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enacted, which provided for binding interest arbitration for law enforcement officials and firefighters.8 At that time, however, arbitration was not permitted for school employees.

¶59 Fair collective bargaining in schools came to the forefront in the early 1970s due to the frequency of teacher strikes during that time. Indeed, even though illegal, strikes were the only real leverage tool for teachers if the school districts refused to bargain in good faith. The most noted teacher strike took place in Hortonville in 1974 when 95 teachers went on strike and the Hortonville School District subsequently fired and replaced all of the teachers.9 This and other strikes in large part contributed to a new political climate for change in the collective bargaining law.10

¶60 Reform came in 1977 with the introduction of the mediation arbitration law, which provided for compulsory final and binding interest arbitration for nearly all municipal employees not governed by the 1971 amendments.11 From the introduction of this law to the time of the enactment of the QEO law in 1993, public school teachers in Wisconsin received higher raises in salary than many of their counterparts in other states.12 This rise in teacher salaries left some with the

8 Chapters 124, 246, 247, 307, and 336, Laws of 1971.

9 Mulcahy & Ruesch, supra, at 104, n.4.

10 Id. at 106.

11 Chapter 1978, Laws of 1977.

12 Lawrence Sussman, Teachers Gain Under State's Arbitration Law, Milwaukee J., Nov. 26, 1992, at B3.

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impression that the teachers had the upper hand in collective bargaining.13 New legislative proposals were again examined.

¶61 In 1993, the legislature amended the municipal employee relations law.14 These amendments were regarded as efforts not only to shift some bargaining power to the school districts, but also to allow municipalities to control rising property taxes by controlling teacher salaries.15 The amendments attempted to achieve these goals by allowing the school districts to avoid collective bargaining if it submitted a valid QEO.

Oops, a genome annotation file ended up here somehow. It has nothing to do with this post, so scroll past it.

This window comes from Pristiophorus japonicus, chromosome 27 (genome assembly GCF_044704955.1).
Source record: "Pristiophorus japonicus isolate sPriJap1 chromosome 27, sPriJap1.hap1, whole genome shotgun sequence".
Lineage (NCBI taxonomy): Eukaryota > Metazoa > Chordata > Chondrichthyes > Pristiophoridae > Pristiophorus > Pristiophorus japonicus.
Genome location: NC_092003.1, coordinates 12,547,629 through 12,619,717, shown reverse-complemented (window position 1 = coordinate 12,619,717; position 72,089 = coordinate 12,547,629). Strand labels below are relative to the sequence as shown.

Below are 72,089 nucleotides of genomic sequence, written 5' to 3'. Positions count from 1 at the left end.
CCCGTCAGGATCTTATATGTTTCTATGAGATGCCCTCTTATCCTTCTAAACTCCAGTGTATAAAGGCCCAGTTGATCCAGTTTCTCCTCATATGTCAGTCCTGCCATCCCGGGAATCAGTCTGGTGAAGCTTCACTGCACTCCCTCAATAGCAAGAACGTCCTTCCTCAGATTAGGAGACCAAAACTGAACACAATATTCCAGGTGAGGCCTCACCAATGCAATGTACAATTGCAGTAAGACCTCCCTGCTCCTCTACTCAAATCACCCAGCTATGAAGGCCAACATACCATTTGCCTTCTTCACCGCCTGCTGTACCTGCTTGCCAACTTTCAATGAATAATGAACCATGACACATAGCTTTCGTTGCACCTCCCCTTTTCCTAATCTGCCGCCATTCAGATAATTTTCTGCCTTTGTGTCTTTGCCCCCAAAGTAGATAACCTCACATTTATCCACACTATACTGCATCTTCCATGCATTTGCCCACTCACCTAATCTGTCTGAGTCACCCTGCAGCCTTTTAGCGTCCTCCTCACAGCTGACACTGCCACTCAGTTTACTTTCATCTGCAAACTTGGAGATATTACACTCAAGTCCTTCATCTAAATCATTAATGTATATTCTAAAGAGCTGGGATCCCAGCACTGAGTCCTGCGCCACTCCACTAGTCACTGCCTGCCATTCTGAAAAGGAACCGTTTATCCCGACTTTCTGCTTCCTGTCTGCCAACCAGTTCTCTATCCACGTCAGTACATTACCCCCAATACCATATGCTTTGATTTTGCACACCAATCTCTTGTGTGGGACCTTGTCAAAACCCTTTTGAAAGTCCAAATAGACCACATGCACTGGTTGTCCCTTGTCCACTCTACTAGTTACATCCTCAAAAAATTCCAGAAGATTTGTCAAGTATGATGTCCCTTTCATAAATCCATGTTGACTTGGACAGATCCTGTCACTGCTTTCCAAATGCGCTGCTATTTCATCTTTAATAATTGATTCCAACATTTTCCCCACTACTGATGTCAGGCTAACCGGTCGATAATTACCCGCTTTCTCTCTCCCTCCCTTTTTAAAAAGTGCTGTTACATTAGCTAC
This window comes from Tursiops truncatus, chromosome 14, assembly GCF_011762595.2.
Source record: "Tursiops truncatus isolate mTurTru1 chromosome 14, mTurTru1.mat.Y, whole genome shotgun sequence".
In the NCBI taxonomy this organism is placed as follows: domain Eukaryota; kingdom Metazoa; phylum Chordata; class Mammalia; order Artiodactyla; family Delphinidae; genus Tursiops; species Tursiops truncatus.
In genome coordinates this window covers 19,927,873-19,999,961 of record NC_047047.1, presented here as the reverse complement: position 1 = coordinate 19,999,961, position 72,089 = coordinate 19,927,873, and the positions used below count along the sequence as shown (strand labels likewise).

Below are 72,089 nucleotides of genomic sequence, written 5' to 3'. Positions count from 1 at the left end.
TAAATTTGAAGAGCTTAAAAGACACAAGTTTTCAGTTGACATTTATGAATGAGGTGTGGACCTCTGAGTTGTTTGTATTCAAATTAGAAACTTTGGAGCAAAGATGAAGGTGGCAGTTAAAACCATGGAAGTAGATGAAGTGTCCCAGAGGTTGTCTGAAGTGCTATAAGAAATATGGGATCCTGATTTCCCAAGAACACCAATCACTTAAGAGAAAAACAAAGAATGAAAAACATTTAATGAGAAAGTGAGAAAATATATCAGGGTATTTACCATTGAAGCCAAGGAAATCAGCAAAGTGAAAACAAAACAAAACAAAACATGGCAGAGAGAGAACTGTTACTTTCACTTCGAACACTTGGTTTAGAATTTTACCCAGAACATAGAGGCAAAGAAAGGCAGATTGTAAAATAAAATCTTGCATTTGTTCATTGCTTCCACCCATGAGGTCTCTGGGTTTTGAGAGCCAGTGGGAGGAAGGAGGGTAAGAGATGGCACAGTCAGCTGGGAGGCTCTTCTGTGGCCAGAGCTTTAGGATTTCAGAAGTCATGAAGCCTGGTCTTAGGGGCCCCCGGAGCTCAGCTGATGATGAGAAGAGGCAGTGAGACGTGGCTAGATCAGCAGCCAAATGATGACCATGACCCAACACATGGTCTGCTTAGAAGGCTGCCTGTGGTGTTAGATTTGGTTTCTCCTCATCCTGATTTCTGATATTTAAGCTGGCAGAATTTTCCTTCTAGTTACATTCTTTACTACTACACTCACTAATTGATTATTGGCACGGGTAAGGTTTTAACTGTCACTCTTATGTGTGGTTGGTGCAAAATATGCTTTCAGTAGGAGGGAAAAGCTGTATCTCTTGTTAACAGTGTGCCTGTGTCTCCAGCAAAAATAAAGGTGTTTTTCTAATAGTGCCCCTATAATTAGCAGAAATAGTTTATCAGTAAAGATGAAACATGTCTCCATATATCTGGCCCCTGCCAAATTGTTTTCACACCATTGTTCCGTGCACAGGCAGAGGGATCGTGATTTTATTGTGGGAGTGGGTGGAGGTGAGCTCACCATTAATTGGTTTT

¶62 This history, leading up to the current QEO law, reveals the constant struggle by the legislature to maintain equal footing for labor and management to ensure fair and effective collective bargaining. We must bear this overall objective in mind in our interpretation of "fringe benefits" under the current QEO law.

¶63 Indeed, the QEO law created a new procedure in teacher and school collective bargaining. School districts may now avoid collective bargaining on certain issues and maintain their costs by submitting a valid QEO. A valid QEO guarantees that school districts will not be subject to any additional costs beyond the statutory increase for wages and fringe benefits.

13 Jeff Mayers, Budget Seeks to Cap Teachers, Wis. St. J., Feb. 3, 1993, at D3.

14 1993 Wis. Act 16.

15 Richard P. Jones, Governor Seeks Tax Relief on Arbitration, Mandates, Milwaukee J., Feb. 3, 1993, at 1.

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The statute ensures this by allowing the district to avoid interest arbitration on "economic issues," which are defined as "any issue that creates a new or increased financial liability upon the municipal employer . . . . "16 Clearly then, this law was designed to provide the school districts with more control over their costs and resulted in increased bargaining power for the school districts.